This week, a "study" by a so-called "food analytics" company called Clear Labs (yeah, I'd never heard of it, either) was widely reported by irresponsible "journalism outlets" like CNN, USA Today, and Huffington Post. The clickbait headline? "Hot Dogs Contain Human DNA." Shocking, right?

Yes, but not in the way they'd like you to believe. A closer look at these so-called "findings" reveals that only 2 percent (yes, you read that right: 2 OUT OF 100) of hot dogs allegedly contain this alleged DNA. But let's zoom in a little further, shall we? Clear Labs says they "analyzed" 345 hot dogs and sausages (umm, not the same thing, brainwave) for their report. What's 2 percent of 345? I almost don't need a calculator (it's 6.9). But then they say that two-thirds of the samples with the human DNA were "vegetarian products." Excuse me? I thought we were talking about hot dogs!?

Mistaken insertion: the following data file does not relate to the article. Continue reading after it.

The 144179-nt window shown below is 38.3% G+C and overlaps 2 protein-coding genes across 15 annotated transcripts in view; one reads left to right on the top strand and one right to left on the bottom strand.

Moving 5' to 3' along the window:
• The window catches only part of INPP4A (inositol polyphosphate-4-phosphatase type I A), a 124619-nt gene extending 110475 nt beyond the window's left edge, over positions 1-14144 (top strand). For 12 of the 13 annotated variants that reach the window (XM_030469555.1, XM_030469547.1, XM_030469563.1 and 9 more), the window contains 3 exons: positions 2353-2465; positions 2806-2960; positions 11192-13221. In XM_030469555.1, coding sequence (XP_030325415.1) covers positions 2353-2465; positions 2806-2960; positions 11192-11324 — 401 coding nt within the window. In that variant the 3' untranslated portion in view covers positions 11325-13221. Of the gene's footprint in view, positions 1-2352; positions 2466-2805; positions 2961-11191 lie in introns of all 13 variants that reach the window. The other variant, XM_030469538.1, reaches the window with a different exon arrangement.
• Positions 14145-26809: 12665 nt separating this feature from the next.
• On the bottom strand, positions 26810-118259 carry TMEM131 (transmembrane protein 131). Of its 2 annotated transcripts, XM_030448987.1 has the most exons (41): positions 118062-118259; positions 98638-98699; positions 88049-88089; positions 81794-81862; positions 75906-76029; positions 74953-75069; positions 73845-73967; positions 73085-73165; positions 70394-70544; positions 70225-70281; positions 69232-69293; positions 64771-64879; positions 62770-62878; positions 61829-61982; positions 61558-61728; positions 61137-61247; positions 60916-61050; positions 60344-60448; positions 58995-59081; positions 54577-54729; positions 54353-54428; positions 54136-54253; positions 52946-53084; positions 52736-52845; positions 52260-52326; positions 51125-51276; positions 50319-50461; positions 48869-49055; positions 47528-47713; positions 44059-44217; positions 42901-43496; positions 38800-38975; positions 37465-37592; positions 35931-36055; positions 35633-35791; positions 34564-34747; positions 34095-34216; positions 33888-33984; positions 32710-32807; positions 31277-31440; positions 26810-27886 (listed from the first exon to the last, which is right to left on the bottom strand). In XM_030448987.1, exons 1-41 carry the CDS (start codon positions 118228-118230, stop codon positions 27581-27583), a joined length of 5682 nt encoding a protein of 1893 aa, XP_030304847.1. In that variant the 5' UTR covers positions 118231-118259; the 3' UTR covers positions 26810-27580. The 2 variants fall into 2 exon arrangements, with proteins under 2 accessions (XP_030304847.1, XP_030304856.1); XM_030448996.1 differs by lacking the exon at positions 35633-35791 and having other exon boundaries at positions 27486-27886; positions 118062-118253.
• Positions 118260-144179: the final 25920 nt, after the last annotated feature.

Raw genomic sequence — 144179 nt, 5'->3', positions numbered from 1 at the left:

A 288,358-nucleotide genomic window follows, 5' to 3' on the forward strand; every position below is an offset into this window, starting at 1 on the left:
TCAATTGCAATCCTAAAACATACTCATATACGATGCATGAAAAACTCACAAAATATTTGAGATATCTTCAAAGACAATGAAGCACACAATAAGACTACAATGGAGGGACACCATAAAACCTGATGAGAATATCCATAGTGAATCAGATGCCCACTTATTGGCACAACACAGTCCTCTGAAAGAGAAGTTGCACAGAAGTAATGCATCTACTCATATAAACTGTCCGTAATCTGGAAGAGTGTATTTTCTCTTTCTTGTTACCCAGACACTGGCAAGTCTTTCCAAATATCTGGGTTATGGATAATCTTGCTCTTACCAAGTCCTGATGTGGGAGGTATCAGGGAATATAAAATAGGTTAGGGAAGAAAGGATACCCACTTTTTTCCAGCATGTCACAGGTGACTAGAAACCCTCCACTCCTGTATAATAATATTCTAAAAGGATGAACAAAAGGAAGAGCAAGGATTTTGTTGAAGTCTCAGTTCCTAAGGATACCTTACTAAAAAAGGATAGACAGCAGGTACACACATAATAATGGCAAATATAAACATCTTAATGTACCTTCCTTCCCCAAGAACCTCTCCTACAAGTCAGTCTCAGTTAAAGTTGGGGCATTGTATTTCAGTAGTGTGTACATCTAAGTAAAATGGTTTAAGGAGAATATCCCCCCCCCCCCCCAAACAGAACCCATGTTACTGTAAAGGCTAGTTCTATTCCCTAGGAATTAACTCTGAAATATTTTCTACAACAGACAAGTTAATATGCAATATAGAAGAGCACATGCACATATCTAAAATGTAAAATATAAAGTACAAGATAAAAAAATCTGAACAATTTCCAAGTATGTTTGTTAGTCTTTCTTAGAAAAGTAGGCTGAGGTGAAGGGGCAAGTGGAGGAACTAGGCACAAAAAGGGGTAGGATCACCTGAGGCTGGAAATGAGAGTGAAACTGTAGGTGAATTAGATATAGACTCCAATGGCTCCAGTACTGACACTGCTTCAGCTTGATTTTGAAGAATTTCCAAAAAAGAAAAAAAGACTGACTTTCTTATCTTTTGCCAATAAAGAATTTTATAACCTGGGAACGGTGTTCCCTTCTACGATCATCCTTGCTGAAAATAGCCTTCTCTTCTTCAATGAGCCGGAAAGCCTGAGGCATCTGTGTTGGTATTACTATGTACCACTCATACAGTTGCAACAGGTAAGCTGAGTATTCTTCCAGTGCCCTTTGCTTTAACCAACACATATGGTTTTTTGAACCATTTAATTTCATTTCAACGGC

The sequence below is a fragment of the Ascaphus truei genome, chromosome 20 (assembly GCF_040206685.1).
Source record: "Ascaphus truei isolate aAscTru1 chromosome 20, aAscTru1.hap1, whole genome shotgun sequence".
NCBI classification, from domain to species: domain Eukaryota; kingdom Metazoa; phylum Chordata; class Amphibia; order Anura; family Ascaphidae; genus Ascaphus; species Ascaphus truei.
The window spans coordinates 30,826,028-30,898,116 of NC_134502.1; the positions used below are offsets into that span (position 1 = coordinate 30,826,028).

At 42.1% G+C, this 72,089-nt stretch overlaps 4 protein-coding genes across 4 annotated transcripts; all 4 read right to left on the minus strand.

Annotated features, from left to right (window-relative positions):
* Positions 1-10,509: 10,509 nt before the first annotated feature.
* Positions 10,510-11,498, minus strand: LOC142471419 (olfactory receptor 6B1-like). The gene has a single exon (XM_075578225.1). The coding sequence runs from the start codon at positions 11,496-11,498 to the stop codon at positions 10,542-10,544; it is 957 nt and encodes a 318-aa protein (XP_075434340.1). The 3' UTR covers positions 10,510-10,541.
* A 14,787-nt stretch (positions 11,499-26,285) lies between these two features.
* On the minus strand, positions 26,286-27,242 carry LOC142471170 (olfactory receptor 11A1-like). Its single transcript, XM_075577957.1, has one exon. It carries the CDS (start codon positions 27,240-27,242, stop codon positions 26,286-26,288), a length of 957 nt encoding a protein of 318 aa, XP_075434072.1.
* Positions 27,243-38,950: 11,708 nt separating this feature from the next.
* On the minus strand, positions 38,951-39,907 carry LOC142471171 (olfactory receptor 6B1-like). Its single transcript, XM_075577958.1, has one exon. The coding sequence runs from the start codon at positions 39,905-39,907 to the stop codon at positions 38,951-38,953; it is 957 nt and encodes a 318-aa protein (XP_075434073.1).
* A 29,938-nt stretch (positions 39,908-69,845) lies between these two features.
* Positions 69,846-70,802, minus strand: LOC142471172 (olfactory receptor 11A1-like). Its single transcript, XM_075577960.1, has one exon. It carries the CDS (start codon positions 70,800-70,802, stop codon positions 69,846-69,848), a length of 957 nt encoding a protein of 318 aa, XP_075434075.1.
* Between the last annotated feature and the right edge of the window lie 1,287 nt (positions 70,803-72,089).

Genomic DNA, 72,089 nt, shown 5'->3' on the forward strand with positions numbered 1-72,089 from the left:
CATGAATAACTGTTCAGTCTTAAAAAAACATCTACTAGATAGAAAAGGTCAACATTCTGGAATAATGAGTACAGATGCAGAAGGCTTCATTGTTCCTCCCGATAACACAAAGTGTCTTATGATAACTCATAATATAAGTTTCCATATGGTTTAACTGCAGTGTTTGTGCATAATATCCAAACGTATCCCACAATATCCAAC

Do the math, media. Two-thirds of 6.9 is 4.5. So you found a little human DNA in four and a half hot dogs. It hardly seems like an occasion for a feeding frenzy. This is the same slander we've seen time and time again, from the old "lips and assholes" mafia. Well it didn't work then and it won't work now. Can it be a coincidence that this "news" came out the same week that the World Health Organization announced that bacon causes cancer? I hope they all found comfy seats on that bandwagon.

Don't be afraid to see through the smoke screen of numbers that big food analytics is using to obscure their darker purpose. Nice try, Clear Labs, but your methods are anything but. I, for one, am not buying it. I'd rather save my money to spend on a delicious, all-natural, foot-long hot dog.

If that's what human DNA tastes like, I guess I'm proud to be a cannibal. recommended